Treasury bonds have a fixed interest rate and are paid on a semi-annual basis. These government bonds will accrue interest throughout their entire term. Since they are backed by the government, these are seen as extremely safe forms of investing, much like how a savings account may accrue a very small amount over an extended amount of time. Since these bonds are backed by the U.S. government, they are considered virtually risk-free as the government has several mechanisms to ensure full payments. Most notably, the government can raise taxes to help generate the additional revenue needed to complete all payments. An investor may use T-bonds to ensure a portion of their retirement is completely safe and risk-free. This may also be used to help fund a future expense, like a home or college fund.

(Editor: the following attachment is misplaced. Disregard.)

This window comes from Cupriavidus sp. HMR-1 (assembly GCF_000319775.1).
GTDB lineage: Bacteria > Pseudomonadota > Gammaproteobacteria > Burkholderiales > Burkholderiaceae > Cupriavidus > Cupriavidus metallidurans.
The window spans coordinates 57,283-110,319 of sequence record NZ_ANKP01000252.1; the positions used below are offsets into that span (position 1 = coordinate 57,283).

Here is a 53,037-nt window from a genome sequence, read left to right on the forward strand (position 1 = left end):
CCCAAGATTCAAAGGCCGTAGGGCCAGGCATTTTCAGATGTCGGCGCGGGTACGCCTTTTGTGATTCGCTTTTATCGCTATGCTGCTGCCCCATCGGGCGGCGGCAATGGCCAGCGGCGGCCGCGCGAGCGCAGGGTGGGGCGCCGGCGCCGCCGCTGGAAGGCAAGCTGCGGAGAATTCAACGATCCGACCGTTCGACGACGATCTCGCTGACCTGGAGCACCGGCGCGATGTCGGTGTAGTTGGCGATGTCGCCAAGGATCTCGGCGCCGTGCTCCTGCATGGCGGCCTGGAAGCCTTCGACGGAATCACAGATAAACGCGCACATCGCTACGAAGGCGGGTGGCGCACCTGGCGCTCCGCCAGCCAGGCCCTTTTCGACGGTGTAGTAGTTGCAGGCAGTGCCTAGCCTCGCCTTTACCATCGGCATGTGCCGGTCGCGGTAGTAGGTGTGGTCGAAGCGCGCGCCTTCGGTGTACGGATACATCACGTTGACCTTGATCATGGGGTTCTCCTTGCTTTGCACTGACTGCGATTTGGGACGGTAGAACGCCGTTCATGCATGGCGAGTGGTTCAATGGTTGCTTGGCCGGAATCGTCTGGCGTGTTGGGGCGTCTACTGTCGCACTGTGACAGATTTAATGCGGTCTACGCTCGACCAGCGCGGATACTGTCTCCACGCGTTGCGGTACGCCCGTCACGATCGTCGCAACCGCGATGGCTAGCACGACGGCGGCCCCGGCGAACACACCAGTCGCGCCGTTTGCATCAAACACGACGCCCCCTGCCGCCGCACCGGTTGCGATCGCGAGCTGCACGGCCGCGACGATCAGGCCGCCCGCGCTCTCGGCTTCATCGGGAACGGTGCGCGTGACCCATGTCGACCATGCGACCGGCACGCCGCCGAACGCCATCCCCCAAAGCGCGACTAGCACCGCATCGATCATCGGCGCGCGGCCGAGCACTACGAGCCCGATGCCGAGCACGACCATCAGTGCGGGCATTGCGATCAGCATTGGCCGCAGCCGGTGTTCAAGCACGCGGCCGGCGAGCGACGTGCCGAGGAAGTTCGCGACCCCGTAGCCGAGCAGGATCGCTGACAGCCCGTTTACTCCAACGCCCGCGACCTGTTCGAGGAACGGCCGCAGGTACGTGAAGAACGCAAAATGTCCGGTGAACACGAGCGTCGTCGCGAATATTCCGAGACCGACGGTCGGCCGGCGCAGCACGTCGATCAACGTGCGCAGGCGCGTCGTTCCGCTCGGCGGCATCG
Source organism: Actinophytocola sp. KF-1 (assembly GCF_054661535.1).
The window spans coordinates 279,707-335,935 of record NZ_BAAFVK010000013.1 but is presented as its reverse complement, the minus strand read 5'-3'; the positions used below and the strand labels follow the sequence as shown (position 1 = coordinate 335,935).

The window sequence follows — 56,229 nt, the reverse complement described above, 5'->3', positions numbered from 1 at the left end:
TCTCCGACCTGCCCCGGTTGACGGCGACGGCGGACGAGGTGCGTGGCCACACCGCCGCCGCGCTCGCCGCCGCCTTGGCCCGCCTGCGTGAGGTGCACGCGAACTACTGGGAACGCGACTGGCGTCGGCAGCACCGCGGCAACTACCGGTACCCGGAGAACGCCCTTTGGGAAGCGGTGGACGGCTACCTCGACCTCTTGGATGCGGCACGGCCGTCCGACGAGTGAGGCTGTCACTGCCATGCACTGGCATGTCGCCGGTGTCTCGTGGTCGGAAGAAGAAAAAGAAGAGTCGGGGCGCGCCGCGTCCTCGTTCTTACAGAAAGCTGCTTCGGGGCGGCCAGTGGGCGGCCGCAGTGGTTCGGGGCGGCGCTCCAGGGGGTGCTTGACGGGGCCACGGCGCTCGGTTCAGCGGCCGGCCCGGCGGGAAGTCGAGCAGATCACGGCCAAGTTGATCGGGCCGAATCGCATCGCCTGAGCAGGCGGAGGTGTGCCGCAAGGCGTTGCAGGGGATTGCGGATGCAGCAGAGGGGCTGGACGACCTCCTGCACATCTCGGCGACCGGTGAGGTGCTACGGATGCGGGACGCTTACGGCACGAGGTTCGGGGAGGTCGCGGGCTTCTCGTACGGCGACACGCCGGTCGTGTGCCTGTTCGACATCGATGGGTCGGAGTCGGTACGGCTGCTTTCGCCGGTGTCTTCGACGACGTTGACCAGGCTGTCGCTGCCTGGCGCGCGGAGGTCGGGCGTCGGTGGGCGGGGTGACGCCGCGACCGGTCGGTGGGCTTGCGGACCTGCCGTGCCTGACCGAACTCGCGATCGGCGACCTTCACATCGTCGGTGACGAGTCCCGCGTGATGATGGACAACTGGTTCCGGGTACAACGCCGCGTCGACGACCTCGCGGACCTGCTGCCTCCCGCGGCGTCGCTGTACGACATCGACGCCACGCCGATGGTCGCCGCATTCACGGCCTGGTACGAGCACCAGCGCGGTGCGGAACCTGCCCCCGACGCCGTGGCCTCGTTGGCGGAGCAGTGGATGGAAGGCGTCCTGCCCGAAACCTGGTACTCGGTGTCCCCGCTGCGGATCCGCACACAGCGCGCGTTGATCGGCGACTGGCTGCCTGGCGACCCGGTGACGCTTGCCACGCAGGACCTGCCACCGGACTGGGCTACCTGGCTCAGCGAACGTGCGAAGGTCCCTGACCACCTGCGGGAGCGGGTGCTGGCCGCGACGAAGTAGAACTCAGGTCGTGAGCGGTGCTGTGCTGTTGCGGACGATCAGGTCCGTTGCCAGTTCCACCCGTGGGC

What Makes up the National Debt?
There are two major components of the national debt:
Debt owed by the public
As we’ve explained, this is the largest portion of the national debt level.
This constitutes what the government must be able to pay back to citizens who have purchased government bonds.
- This portion of the national debt encompasses money the government owes to other government agencies.
- This may include things like social security, or retirement pensions.
Rising Debt Levels
As with any form of debt, the most obvious cause is overspending. When the US government spends more money than it receives, the national debt will increase. Each year the government spends more than it makes, that budget deficit gets added to the national debt.
The government may also increase the debt level through expansionary fiscal policy, which happens when the money supply in the economy increases. This can happen from activities like, increased spending, or even government-issued stimulus checks. Expansionary policy is meant to expand or stimulate the economy.
The national debt level has been on an upward trend for decades. Ever since President Regan, (and for any subsequent president), we have only added to our increasing debt levels. Additionally, periods of wartime or recessions have been known to greatly increase the debt as fiscal policy is used to help generate economic growth.